Kickbacks, commissions and working for free

Long ago, but not that far away, the ad biz was a very different place, kids....

Long ago, but not that far away, the ad biz was a very different place, kids.

Not that I’m old or anything, but I’ve been told there was a time when not one single Canadian ad agency with sufficient cash flow to buy its president and his good wife a couple of airline tickets to the ICA off-season Bermuda conference had ever gone under.

Yes, it was that swell! When I was creative director on one of Canada’s biggest accounts at the tender age of 24, the client would come to a meeting at the agency once a year and say something like well, we spent eight million with you last year and it seemed to work, so we’ll spend 10 million with you next year. And then they’d notice it was almost 11:30 and repair to Winston’s for the afternoon.

A nice long lunch was probably the least you could do for a client who, in 20 seconds, had fundamentally written you a cheque for one million, five-hundred thousand in the next calendar year. A year, by the way, in which one could purchase a new Corvette Stingray for five thousand bucks, just to put things into perspective.

Such was the gentle genius of the 15% commission system. Of course, you’d have to purchase ten million bucks worth of TV time. But you’d only pay eight million, five hundred thousand for it, ’cause you were an accredited agency, old chap. And you’d have to send your ex-CBC TV producer to Los Angeles to make four or five TV commercials. But you charged back your costs, and added seventeen-point-six-five for your trouble as well.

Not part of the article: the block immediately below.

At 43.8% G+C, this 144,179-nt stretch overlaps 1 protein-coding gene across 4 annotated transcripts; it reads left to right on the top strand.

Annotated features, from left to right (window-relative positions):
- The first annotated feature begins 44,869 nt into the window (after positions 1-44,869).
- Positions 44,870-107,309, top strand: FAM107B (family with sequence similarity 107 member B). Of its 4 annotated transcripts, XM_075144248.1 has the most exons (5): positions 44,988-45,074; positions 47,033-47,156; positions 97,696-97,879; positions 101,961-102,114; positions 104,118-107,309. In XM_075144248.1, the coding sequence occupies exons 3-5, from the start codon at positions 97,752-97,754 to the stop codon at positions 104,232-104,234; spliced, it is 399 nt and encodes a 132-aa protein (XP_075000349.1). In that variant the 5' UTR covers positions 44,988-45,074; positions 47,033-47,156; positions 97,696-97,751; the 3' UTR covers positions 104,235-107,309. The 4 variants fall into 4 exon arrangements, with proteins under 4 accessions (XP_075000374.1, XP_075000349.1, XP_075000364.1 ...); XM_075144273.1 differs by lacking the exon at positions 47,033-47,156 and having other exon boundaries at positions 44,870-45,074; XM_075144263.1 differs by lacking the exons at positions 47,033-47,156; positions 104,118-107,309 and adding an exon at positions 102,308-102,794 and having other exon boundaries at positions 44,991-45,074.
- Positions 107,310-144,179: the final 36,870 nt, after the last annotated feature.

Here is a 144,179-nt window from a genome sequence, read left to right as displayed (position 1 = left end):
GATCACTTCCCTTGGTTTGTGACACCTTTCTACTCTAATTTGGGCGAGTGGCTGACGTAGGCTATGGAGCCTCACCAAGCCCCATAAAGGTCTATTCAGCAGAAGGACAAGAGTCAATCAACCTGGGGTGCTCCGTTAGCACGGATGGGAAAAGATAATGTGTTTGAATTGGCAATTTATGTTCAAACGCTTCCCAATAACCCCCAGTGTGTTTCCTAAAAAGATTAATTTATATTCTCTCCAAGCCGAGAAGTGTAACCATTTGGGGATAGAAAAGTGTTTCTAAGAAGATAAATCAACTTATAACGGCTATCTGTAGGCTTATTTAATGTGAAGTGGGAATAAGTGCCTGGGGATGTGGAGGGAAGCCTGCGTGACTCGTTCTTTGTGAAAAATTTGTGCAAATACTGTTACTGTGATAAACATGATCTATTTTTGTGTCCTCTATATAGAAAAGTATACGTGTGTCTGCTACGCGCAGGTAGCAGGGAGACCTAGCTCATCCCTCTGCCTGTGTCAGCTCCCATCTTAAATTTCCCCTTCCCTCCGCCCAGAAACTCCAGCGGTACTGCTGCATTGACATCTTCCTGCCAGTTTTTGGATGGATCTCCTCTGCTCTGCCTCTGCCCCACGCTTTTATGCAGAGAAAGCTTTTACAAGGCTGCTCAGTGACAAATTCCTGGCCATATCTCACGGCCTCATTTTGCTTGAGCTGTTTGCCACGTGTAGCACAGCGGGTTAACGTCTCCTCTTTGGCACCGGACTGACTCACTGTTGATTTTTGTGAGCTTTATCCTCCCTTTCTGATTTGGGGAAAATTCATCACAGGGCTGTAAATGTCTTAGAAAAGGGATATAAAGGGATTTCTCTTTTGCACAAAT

The late, great David Ogilvy went one better. In Ogilvy On Advertising he advises clients to offer their agencies sixteen per cent commission. This, he felt, would focus their minds on the business, as well as double their profit on the account. You’ve gotta like the man.

And if that wasn’t a pretty good way for agencies to make enough money, there were lots of more, um, resourceful schemes floating around. The wink-wink-nudge-nudge invisible volume rebate was rumoured to be the funding source for half the Christmas parties in town. And they were big parties, too.

One agency was famous for never paying the final one-third of the television production houses’ bills. (Ultimately, there wasn’t a film house in the city that would even quote on one of their storyboards, but it took years for that to happen!)